Arsenal needs a financial policy revamp
Arsenal seem to be making a habit of having an annual transfer saga, something that both Arsene Wenger and the club’s fans are keen to be rid of, but this theme looks set to continue this year with arguably their star performer this season, Theo Walcott.
Arsenal have lost Cesc Fabregas, Samir Nasri and Robin van Persie in recent years due to expiring contracts, and it would appear that Walcott is set to join that list of illustrious names , according to the Daily Mail.
There have reportedly been no talks since discussions on the 28th of August, when Walcott turned down a five-year £75,000-per-week deal. With the speedster’s contract set to expire in the summer and no more contract talks currently planned, despite his scintillating form this season, Walcott looks set to enter January in the last six months of his contract.
Unless he performs a Wayne Rooney style contract U-turn, whether it is in January or the summer, Walcott looks set to depart the Emirates, with the best that the Arsenal faithful can hope for in return being a severely depleted transfer fee, as with the cases of van Persie and Nasri. His reason for departure would be the same as Nasri’s – he can get twice the £75,000 per week he was offered by moving elsewhere.
Whilst Walcott is by no means a complete player, he offers immense pace and impressive finishing, and is certainly good enough to perform regularly for Arsenal at the very highest level. However, it isn’t the actual loss of the player that will hurt Arsenal fans the most – it is what the loss would represent.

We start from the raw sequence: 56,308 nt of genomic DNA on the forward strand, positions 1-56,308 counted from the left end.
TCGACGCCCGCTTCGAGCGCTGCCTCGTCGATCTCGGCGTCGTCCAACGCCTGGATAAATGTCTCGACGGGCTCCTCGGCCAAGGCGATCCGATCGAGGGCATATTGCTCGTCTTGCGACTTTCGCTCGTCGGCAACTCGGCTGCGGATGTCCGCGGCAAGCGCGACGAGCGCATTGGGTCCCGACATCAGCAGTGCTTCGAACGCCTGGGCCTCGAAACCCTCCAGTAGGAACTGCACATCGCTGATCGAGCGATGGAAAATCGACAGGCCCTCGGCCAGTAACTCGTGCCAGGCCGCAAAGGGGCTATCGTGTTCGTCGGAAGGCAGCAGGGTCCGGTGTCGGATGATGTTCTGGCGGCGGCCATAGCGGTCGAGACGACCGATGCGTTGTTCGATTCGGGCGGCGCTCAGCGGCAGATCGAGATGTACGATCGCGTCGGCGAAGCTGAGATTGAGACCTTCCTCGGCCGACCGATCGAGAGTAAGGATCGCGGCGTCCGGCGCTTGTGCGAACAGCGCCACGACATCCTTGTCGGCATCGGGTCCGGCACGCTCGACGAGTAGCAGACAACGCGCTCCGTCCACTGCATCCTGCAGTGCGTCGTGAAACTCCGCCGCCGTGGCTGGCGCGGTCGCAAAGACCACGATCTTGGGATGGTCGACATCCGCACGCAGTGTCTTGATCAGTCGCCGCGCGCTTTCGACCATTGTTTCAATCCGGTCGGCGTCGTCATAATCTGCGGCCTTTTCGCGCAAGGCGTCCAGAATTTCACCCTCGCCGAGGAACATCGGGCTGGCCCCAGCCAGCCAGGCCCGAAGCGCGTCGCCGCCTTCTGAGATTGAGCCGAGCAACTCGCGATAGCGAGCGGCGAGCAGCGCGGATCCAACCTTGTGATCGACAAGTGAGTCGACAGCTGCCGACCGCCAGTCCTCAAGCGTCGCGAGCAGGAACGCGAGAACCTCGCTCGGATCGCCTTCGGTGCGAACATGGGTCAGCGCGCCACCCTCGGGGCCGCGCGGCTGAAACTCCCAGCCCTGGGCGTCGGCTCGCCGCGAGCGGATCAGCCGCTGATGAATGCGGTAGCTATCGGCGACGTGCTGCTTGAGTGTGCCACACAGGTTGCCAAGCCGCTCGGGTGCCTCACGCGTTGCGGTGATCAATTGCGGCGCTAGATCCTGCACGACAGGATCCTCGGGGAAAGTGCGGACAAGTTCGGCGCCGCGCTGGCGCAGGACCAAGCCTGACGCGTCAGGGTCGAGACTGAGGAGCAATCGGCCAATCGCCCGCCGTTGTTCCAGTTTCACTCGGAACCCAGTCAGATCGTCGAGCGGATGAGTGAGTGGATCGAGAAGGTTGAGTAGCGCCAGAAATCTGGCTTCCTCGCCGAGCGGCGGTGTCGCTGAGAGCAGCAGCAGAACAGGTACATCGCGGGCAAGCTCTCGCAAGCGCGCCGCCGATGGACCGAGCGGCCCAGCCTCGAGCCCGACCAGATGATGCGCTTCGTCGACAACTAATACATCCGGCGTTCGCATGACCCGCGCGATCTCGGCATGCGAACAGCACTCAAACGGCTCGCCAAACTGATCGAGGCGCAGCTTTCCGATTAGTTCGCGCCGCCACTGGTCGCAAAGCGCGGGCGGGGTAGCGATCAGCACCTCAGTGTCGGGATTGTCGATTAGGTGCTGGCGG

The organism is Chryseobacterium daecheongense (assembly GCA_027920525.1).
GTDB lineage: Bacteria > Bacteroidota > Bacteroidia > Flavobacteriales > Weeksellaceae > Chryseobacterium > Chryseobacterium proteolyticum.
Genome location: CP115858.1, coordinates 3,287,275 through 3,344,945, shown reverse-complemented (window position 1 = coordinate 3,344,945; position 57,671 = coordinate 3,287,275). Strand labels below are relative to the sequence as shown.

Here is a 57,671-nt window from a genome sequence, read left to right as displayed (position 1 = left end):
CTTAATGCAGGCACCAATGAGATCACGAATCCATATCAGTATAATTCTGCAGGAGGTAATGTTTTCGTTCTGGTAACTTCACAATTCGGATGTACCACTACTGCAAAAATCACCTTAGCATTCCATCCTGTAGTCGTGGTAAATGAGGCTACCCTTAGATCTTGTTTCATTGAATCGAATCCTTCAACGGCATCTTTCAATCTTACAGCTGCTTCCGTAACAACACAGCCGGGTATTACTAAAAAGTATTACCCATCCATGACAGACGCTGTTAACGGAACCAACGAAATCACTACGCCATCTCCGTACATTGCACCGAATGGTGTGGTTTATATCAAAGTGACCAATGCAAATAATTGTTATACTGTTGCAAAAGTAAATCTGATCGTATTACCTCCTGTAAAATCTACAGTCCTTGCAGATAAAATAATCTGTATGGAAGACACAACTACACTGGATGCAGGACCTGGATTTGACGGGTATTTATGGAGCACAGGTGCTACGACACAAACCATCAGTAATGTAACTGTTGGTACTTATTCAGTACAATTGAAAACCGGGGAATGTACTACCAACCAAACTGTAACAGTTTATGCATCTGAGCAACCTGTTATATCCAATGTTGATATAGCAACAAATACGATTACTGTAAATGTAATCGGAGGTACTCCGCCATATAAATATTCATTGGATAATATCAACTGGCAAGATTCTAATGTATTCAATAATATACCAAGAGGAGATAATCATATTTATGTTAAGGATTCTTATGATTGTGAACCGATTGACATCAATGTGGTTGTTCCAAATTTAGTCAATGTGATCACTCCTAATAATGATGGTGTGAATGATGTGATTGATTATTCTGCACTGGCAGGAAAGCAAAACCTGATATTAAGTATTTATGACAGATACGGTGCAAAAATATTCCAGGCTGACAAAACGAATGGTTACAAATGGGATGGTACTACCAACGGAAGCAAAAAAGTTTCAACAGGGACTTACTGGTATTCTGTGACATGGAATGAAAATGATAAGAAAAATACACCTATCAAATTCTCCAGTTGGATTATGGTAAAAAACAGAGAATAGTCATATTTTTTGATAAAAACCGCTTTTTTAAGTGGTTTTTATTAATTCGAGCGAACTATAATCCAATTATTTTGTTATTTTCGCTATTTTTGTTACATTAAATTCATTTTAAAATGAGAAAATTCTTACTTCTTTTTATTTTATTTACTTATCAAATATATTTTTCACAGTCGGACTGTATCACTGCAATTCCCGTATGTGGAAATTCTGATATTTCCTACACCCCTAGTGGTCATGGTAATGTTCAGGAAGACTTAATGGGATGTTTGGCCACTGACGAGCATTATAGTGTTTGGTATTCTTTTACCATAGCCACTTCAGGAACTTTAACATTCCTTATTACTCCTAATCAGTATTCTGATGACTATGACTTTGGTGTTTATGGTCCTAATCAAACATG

If Walcott leaves, it would mean that for several successive seasons, Arsenal will have lost a key player because they are simply unable to hold onto top talent. This isn’t because of poor results or poor management in a football sense, but an unwillingness to spend.
Arsenal’s financial model is an admirable one, with the club racking up sizable profit margins, but sometimes, money does need to be spent to succeed at the top of what is increasingly a finance based sport. Arsenal need to swallow their pride, make exceptions and at least try to compete in terms of wages with the super rich of English football – or their current mid table mediocrity will become not an abnormality but a regular occurrence.
Arsenal are an excellent football club, but sadly, they can’t expect to lure or hold on to the best players in the world if they can’t compete financially. It isn’t that they can’t afford astronomic wages, it’s that they don’t want to pay them, and whilst this is in some ways admirable, it isn’t conducive to footballing success. Something, however small, has to change in the spending plans of the club.
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